I grew up associating Culver City with the entertainment business myself, though not with the opulent productions of Metro-Goldwyn-Mayer in its heyday, nor even with the comparatively modest (if still often blustery) productions of Sony today. As a near-religious listener to "Loveline," Adam Carolla and "Dr. Drew" Pinsky's sex-and-drug advice show broadcast nightly on rock radio stations across America, I heard countless hours of their complaints about the Culver City studio in which they sat at their microphones: its cheap, ill-maintained equipment; its shambolic construction; its dead-eyed, intransigent staff. Carolla in particular could take these jags quite far, all the way out to the inconvenient right-turn traffic lights on Culver City streets, and beyond to inflated speeding tickets in Burbank, the chintzy seediness of Gardena, and the unhappy memories of his high school years in North Hollywood. Though they hardly sound like endorsements of greater Los Angeles, much less encouragements to move there, these bitter reflections nevertheless began, as I tuned in from my bedroom in the Seattle suburbs, to sketch the region's outlines upon my brain. Over subsequent years of "Loveline" listening, my compulsion to fill in the map only grew stronger.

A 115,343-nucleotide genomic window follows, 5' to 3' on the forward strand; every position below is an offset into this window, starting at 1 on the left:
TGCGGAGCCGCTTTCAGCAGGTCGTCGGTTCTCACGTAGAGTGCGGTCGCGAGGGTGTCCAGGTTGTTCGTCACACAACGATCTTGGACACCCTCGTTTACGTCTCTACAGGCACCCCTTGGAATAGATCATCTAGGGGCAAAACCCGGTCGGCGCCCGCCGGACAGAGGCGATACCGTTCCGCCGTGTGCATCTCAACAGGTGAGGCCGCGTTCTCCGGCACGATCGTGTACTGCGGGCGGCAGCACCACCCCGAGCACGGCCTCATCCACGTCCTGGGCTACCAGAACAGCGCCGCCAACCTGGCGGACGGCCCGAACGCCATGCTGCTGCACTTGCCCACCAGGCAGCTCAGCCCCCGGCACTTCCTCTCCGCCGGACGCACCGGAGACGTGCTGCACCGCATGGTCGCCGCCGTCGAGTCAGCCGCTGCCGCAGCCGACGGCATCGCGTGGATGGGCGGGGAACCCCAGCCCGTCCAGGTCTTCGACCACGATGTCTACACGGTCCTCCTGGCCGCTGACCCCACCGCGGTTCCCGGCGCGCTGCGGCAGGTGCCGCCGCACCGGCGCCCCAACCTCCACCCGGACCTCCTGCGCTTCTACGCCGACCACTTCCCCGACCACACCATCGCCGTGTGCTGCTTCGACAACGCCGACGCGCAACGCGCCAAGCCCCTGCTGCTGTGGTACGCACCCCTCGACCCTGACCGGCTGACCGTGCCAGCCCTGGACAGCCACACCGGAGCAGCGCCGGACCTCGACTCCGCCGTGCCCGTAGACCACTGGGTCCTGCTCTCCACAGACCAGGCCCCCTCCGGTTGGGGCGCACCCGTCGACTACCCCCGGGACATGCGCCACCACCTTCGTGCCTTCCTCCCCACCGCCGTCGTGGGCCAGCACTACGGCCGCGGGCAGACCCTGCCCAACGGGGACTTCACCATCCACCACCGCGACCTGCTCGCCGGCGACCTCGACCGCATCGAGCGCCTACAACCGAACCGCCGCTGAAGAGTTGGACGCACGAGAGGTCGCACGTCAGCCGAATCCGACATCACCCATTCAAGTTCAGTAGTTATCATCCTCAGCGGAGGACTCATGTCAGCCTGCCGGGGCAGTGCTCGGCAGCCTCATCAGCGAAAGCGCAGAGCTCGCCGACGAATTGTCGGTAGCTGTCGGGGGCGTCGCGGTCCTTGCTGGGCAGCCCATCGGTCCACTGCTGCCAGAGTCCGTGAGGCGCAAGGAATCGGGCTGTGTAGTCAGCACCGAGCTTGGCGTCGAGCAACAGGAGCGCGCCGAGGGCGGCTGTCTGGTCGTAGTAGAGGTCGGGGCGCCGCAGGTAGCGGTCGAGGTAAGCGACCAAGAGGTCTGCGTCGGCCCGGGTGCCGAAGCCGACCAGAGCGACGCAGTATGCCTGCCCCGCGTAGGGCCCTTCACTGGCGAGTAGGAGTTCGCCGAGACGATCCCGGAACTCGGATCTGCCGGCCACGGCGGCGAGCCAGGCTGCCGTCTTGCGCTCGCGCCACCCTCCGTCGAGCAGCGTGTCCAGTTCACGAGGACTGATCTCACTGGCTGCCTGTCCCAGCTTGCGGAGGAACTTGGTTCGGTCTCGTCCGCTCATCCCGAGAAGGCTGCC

But Culver City in particular, which at first glance exudes a studied blandness, rarely draws the fascination of Los Angeles' first-time visitors and new residents. Spend a little time there, though, and certain details soon stand out: the jauntiness of its signature logo font (which, in its way, really does look like a signature), its vivid green buses, and the seemingly disproportionate presence of chunky, neon-highlit signs from a more earnest commercial era, more than one of which advertise businesses called "Johnnie's." Again, the Culver City brand: the place has spent no small sum of time and resources refining its nostalgic, pre-war none-dare-call-it-Hollywood air, especially in its small downtown, renovated, with a certain degree of admirable foresight, back in the nineties. In this downtown you sense the brand at it strongest, which at times feels like a victory for walkable small-scale urbanism, but at other times feels like more of a victory for friendly-enough configurations of chain eateries both local and national. That said, downtown Culver City's 1926 wedge-shaped Washington Building houses in its tip what surely must rank as one of my own personal favorite Starbucks locations in all of Los Angeles County. Yet it gives me little more than cold comfort, since the real draw of Culver City, to my mind, shuttered just a few years ago: the Tokyo 7-7 Coffee Shop, the sole eatery in the entire history of greater Los Angeles dining that may, perhaps, have attained perfection.